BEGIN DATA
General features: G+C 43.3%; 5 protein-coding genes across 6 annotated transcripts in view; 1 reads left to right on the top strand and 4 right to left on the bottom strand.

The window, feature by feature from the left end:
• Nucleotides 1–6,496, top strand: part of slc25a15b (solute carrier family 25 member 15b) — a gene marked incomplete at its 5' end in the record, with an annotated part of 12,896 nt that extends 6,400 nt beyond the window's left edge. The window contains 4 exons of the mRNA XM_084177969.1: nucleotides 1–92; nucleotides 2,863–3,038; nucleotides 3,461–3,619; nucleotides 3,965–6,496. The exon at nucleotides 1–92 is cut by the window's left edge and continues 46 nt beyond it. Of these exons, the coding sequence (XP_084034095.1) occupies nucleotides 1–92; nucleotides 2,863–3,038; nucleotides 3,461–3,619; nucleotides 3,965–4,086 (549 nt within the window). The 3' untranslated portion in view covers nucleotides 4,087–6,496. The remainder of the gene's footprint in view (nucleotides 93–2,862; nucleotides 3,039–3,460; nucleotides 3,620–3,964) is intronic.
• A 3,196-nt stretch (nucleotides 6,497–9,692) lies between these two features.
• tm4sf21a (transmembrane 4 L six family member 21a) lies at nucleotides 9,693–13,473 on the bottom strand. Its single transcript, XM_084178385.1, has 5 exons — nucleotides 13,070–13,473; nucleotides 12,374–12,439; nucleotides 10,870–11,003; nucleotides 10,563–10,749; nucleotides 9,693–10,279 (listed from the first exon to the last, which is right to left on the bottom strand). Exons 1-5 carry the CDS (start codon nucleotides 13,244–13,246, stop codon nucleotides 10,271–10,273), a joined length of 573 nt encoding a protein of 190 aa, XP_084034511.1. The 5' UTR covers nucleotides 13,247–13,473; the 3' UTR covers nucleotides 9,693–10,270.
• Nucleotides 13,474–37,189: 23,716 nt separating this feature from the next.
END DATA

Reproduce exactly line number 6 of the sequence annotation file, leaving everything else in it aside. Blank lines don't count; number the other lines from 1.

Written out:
• Nucleotides 13,474–37,189: 23,716 nt separating this feature from the next.